Gov. Tate Reeves has proposed spending $3 million on a Patriotic Education Fund to educate “the next generation in the incredible accomplishments of the American Way.”

At first glance this reminded me of a column I wrote in 2003 entitled, “Do our children know what patriot’s hold dear?” Here are some excerpts:

“Kids Get Abysmal Grade in History,” read the USA Today headline just a few weeks ago. “Most U. S. high school seniors have a poor grasp of the nation’s history,” read the first line of the story. It got my attention. Just like earlier this year it got my attention when dozens of 8th graders didn’t know the words to the national anthem.

Diane Ravitch, an historian, NYU professor and a member of the Department of Education testing board said, “Our ability to defend – intelligently and thoughtfully – what we as a nation hold dear depends on our knowledge and understanding of what we hold dear…Clearly, far too many high school seniors have not learned even a modest part of it.”

The USA Today story included an Internet link to the National Center for Education Statistics web site with the history test questions for 4th, 8th, and 12th graders.

I expected to see a number of questions about “what we as a nation hold dear” – Ms. Ravitch’s comment.

I was disappointed.

Students doing better on these tests will not result in their knowing and understanding the words to the national anthem, the preamble to the Constitution, the Federalist Papers, Washington’s farewell address, or, even, the Bill of Rights. Nor will they learn the Constitutional roots for the emancipation of women, African-Americans, and Native Americans.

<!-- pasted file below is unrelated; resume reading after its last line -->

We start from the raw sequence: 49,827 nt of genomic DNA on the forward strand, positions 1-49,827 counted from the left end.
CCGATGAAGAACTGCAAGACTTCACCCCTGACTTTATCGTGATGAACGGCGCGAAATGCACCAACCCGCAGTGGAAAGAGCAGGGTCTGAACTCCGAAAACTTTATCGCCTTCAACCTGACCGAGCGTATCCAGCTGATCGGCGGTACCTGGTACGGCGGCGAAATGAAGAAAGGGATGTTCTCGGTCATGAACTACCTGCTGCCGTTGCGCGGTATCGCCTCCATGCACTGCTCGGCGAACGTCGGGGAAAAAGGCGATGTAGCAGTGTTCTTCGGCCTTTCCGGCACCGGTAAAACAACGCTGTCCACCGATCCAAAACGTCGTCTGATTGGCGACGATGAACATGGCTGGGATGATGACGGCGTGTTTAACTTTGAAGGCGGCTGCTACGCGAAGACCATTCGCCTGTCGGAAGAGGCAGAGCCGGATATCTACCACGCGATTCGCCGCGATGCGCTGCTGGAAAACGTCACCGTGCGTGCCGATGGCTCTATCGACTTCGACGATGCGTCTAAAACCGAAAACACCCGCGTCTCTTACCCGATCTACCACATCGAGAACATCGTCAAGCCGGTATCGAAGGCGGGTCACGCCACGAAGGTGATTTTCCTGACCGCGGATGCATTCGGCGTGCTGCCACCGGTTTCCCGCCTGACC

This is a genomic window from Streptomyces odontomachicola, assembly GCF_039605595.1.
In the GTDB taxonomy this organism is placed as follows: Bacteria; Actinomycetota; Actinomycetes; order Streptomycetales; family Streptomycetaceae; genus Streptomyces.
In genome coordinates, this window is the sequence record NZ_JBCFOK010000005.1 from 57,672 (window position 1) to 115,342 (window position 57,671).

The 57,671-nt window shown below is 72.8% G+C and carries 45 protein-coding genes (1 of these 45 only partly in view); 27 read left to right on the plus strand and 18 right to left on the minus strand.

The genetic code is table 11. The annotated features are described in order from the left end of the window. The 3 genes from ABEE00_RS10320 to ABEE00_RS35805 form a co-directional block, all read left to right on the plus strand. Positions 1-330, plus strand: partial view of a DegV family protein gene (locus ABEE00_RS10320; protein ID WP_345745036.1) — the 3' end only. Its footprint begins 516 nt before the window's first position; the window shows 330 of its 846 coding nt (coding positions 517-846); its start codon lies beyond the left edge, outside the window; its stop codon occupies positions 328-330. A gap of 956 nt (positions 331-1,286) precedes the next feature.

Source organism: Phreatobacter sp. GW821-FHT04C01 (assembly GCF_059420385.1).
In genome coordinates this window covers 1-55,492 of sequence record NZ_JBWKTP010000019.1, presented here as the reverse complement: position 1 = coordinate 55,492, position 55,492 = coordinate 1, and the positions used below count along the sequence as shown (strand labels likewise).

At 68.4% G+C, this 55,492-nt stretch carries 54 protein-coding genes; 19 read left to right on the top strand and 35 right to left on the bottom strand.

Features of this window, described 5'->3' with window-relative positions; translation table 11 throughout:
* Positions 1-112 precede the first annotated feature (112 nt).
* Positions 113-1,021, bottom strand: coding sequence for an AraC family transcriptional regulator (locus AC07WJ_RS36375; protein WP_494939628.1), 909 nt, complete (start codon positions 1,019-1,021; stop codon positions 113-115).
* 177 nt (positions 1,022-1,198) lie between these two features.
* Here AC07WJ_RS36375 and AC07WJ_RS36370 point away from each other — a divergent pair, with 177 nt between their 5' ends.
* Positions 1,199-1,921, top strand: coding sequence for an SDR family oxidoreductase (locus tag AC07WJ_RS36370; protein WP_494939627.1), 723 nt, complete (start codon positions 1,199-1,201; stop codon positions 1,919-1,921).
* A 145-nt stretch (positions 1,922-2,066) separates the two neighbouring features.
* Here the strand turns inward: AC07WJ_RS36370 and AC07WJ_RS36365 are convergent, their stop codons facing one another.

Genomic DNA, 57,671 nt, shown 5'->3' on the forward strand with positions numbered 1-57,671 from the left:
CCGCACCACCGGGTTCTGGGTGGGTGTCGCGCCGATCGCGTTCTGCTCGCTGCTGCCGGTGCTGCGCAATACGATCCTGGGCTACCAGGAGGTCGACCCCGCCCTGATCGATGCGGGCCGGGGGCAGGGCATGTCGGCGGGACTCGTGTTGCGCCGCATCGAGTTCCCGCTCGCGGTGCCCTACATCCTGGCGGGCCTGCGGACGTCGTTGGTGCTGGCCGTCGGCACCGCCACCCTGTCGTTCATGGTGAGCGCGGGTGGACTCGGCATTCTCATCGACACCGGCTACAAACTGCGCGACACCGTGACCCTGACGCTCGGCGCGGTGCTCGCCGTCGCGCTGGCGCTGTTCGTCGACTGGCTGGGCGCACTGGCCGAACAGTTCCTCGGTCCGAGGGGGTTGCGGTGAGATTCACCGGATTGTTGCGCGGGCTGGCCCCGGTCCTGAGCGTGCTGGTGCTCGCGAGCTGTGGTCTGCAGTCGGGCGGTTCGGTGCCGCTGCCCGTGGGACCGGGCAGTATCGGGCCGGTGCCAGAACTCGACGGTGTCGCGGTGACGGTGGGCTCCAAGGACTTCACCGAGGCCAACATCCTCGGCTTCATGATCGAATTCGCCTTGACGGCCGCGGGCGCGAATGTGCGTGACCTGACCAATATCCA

That was 17 years ago. My argument was that educators should include more patriotic education in history and civic education courses. That lines up, in part, with what Reeves said.

The part that doesn’t comes from Reeves seeking to control what is taught in schools. The notion of state and federal politicians taking control away from local school boards and choosing which historical facts get included in school curricula smacks of third world and communist chicanery.

Fortunately, a number of Republican legislators voiced concerns about the Governor’s approach. For example, Y’all Politics reported that House Education Chairman Rep. Richard Bennett and Sen. Bryce Wiggins favor local school boards having control.

This issue was stirred up by President Donald Trump claiming that some versions of history taught in schools “paint America as a systemically racist country.” What’s happening is that more history books include factual accounts of the often brutal impact on Native Americans from European colonization and the role and toll of slavery through the years.

As a Mayflower descendant, I cringed last week from a USA Today story presenting stark findings that challenged the traditional first Thanksgiving story.

Still, not all is good and exceptional in our history.

But, as the Bible wraps both dark and light episodes of history within its holy doctrine, America’s historical dark and light episodes can be taught in context with the values we hold dear.

That’s what Reeves should champion, not state control of history curriculum.

“Wisdom will save you from the ways of wicked men” – Proverbs 2:12.

Crawford is a syndicated columnist from Jackson.

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